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Team USA leads Pan Ams medal table after three golds in evening session

7/22/2015
 
TORONTO -- Three golds and eight overall medals, including a 1-2 finish in the men’s long jump, pushed Team USA atop the Pan American Games medal table in track & field Wednesday evening at CIBC Pan Am/Parapan Am Athletics Stadium.
 
The men’s long jump promised to be one of the most compelling events of the meet, and Jeff Henderson (Little Rock, Arkansas) reminded the competition that it would not be easy after he sailed to a very windy 8.54m/28-0.25 on his opening jump to take the lead for good. He added a world-leading wind-legal 8.52m/27-11.5 on his final attempt to seal the gold and the 1-2 finish for Team USA.
 
Marquis Goodwin (Buffalo, New York), jumping last in the rotation, answered with a season’s best of 8.13m/26-8.25, to keep the Americans in the top two positions after one round. Goodwin fouled on his second attempt, but improved to a windy 8.27m/27-1.75 on jump three to move back into second place, where he stayed as Team USA swept the top two places for the first time since Carl Lewis and Larry Myricks did it in 1987.
 
In the women’s 400m hurdles, Shamier Little (College Station, Texas) was challenged by Canada’s Sarah Wells over the first five barriers, but was too strong for the rest of the field on the second curve and headed into the home straight with a good lead. Little kept her head as the crowd roared for the local favorite and ran on for the gold in 55.50.
 
Defending Pan American Games champion Kibwe Johnson (Suwanee, Georgia) was in fourth place in the men’s hammer throw final up until his fifth throw of the night. Johnson unleashed a 75.46m/247-7, which propelled him up to first place and his second straight gold. Team USA’s Conor McCollough (Rockton, Illinois) was in second place after his second throw of 73.74m/241-9, going into the fifth round at No. 2, but ending the competition with bronze.
 
JIllian Camarena-Williams (Tucson, Arizona) came ready to impress with a second round toss of 18.57m/60-11.25, but she left her best for the final round, throwing 18.65m/61-2.25 to claim silver, an agonizing two centimeters away from gold. Jeneva Stevens (Carbondale, Illinois) also had her best throw on her last attempt with a 17.63m/57-10.25 for sixth place.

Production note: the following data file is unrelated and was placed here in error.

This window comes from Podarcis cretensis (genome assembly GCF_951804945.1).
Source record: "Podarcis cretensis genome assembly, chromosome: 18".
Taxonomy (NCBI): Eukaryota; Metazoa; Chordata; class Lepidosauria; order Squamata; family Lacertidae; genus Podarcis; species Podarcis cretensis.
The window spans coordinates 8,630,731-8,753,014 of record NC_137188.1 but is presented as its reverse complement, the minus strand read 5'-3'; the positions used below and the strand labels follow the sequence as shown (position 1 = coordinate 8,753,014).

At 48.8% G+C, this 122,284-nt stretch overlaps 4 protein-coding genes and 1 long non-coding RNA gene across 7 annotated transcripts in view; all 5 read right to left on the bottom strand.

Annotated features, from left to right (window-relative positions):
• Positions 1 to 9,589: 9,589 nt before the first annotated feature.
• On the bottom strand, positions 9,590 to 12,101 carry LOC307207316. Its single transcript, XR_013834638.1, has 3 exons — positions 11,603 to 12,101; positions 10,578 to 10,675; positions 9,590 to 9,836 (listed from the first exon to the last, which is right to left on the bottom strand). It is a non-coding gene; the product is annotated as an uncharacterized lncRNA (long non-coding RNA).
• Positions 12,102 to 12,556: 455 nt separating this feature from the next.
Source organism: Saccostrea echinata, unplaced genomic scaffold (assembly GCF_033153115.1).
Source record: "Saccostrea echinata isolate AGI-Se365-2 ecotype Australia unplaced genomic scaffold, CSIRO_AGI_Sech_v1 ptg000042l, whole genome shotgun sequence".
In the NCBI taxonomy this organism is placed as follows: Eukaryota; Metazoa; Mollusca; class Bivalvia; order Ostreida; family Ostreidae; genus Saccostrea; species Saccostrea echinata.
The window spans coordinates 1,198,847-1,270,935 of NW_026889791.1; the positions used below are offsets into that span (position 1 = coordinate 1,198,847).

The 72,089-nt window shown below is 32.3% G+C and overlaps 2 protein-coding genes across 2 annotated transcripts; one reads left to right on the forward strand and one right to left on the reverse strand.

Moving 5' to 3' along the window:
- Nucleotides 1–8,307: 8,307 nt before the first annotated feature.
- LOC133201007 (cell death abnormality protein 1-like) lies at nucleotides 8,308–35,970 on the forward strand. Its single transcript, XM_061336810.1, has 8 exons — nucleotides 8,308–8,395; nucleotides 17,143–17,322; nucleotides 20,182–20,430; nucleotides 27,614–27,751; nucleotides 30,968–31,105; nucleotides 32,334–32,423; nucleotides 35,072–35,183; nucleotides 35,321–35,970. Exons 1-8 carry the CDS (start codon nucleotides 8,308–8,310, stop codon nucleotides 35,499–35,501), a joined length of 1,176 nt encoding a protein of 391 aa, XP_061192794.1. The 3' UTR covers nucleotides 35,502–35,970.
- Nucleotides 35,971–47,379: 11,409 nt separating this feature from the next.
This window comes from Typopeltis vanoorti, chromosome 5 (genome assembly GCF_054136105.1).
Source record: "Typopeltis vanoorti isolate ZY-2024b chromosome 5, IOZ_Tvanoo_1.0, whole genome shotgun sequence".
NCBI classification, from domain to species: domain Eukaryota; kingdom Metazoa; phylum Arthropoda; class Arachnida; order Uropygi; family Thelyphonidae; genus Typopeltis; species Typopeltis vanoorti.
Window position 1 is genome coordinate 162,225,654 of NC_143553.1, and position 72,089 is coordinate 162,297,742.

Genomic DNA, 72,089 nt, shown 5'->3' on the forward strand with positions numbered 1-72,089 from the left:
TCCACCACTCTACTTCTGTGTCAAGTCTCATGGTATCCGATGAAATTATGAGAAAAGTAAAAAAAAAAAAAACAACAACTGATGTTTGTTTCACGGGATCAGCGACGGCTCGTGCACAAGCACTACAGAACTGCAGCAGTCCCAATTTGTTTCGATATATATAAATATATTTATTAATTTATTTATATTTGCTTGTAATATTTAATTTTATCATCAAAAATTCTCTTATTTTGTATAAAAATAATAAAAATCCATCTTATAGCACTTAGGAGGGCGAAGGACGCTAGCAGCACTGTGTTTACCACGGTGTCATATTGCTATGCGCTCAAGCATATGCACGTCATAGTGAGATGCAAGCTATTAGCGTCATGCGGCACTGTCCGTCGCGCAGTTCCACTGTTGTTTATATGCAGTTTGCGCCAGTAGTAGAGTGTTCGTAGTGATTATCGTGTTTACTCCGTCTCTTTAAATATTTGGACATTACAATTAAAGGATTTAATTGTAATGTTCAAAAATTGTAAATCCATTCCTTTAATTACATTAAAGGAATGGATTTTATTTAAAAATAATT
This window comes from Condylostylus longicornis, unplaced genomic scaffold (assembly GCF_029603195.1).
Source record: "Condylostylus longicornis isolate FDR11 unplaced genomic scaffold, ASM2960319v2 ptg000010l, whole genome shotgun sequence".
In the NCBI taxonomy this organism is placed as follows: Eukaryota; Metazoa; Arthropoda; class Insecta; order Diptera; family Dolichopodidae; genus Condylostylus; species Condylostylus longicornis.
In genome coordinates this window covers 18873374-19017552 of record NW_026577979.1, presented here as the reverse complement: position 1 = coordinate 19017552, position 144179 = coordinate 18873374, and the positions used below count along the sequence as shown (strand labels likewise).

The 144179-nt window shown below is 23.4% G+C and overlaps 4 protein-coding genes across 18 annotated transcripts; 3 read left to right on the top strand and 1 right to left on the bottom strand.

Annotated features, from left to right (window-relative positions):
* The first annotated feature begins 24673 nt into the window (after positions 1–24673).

In the women’s 800 meters, Rose Mary Almanza of Cuba made a fast early pace, carrying the field through the first lap in 57.62 with Team USA’s Alysia Montaño (Valencia, California) tucked in behind her. Montaño moved to the front with 150 meters to go, and coming off the final curve Bishop made a move to challenge Montaño as the two fought it out over the final 100 meters. Bishop had a slight edge at the line, taking the gold in 1:59.62, just .14 ahead of Montaño’s 1:59.76 for silver. American Phoebe Wright (Signal Mountain, Tennessee) ran 2:04.17 in seventh place.
 
Barbara Pierre (Knighdale, North Carolina) blasted out of the blocks in the final of the women’s 100 meters and led most of the way, but she was barely outleaned at the line and won bronze in 11.01.
 
In the first semifinal of the women’s 100, Morolake Akinosun (Austin, Texas) tripped out of the blocks, but did her best to recover, finishing in 11.29 for seventh in her heat and did not advance. Pierre, who set the new Pan American record in qualifying Tuesday, ran a wind-aided 10.96 to win semifinal two.
 
All eyes in the men’s 100 meters, where U.S. athletes Remontay McClain (Irvine, California) finished fifth in 10.15, just ahead of BeeJay Lee (Chino, California), who was sixth in 10.17. The hometown favorite, Canada’s Andre de Grasse won in 10.05.
 
Austin Bahner (Wichita, Kansas) scored 3,871 points in the first five events of the decathlon to end Day 1 ineight place and 238 points ahead of U.S. teammate Derek Masterson (Placerville, California), who sits in 12th with 3,633.
                                   
Click here for quotes from the evening session.
 
Click here for the complete schedule and results.
 
Fans can join the conversation by following USATF on Instagram, Twitter and Facebook and by using the hashtag #TO2015.
 
Track & field will air as part of ESPN’s Pan American Games coverage across their family of networks, including ESPN, ESPN2 and ESPN3/WatchESPN.
 
Pan American Games TV Coverage
Time (ET) Date Network
10 a.m.-11:30 p.m. July 23 ESPN3
7-11 p.m. July 23 ESPN/ESPN2
10 a.m.-11:30 p.m. July 24 ESPN3
8-11 p.m. July 24 ESPN/ESPN2
11 a.m.-11 p.m. July 25 ESPN3
4:30-11 p.m. July 25 ESPN/ESPN2
 
Team USA Medals at the Pan American Games (17)
 
Gold (4)
Kibwe Johnson, hammer (75.46m/247-7)
Jeff Henderson, long jump (8.54m/28-0.25w)
Shamier Little, 400 hurdles (55.50)
Queen Harrison, 100 hurdles (12.52, meet record)
 
Silver (7)
Marquis Goodwin, long jump (8.27m/27-1.75w)
Jill Camarena-Williams, shot put (18.65m/61-2.25)
Alysia Montaño, 800 (1:59.76)
Tenaya Jones, 100 hurdles (12.84)
Amber Campbell, hammer (71.22m/233-8)
Aron Rono, 10,000 (28:50.83)
Kara Winger, javelin (61.44m/201-7)
 
Bronze (6)
Conor McCullough, hammer (73.74m/241-9)
Barbara Pierre, 100 (11.01)
Cory Leslie, 3000 steeplechase (8:36.83)
Jake Blankenship & Mark Hollis, pole vault (5.40m/17-8.5)
Kellyn Taylor, 5000 (15:52.78)
Lindsay Flanagan, marathon (2:36:30)


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